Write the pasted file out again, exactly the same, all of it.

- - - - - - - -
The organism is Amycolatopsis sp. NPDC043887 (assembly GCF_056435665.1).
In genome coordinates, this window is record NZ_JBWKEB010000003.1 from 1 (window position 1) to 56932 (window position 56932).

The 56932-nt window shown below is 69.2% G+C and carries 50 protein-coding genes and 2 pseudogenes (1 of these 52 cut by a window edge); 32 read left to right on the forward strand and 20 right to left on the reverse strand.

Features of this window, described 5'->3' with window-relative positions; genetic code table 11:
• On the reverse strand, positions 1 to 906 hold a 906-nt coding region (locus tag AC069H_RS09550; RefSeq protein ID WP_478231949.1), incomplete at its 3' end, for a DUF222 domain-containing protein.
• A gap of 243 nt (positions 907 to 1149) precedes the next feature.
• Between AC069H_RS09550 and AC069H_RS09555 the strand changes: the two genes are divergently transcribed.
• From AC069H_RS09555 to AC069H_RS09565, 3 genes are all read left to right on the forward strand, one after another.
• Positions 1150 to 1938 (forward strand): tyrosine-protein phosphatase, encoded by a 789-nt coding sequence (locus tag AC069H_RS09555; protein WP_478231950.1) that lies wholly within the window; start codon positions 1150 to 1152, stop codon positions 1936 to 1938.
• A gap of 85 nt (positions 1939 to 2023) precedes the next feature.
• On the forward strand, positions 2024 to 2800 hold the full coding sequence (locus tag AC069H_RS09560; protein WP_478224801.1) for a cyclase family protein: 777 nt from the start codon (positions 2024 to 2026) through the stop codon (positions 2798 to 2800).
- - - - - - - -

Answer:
The organism is Amycolatopsis sp. NPDC043887 (assembly GCF_056435665.1).
In genome coordinates, this window is record NZ_JBWKEB010000003.1 from 1 (window position 1) to 56932 (window position 56932).

The 56932-nt window shown below is 69.2% G+C and carries 50 protein-coding genes and 2 pseudogenes (1 of these 52 cut by a window edge); 32 read left to right on the forward strand and 20 right to left on the reverse strand.

Features of this window, described 5'->3' with window-relative positions; genetic code table 11:
• On the reverse strand, positions 1 to 906 hold a 906-nt coding region (locus tag AC069H_RS09550; RefSeq protein ID WP_478231949.1), incomplete at its 3' end, for a DUF222 domain-containing protein.
• A gap of 243 nt (positions 907 to 1149) precedes the next feature.
• Between AC069H_RS09550 and AC069H_RS09555 the strand changes: the two genes are divergently transcribed.
• From AC069H_RS09555 to AC069H_RS09565, 3 genes are all read left to right on the forward strand, one after another.
• Positions 1150 to 1938 (forward strand): tyrosine-protein phosphatase, encoded by a 789-nt coding sequence (locus tag AC069H_RS09555; protein WP_478231950.1) that lies wholly within the window; start codon positions 1150 to 1152, stop codon positions 1936 to 1938.
• A gap of 85 nt (positions 1939 to 2023) precedes the next feature.
• On the forward strand, positions 2024 to 2800 hold the full coding sequence (locus tag AC069H_RS09560; protein WP_478224801.1) for a cyclase family protein: 777 nt from the start codon (positions 2024 to 2026) through the stop codon (positions 2798 to 2800).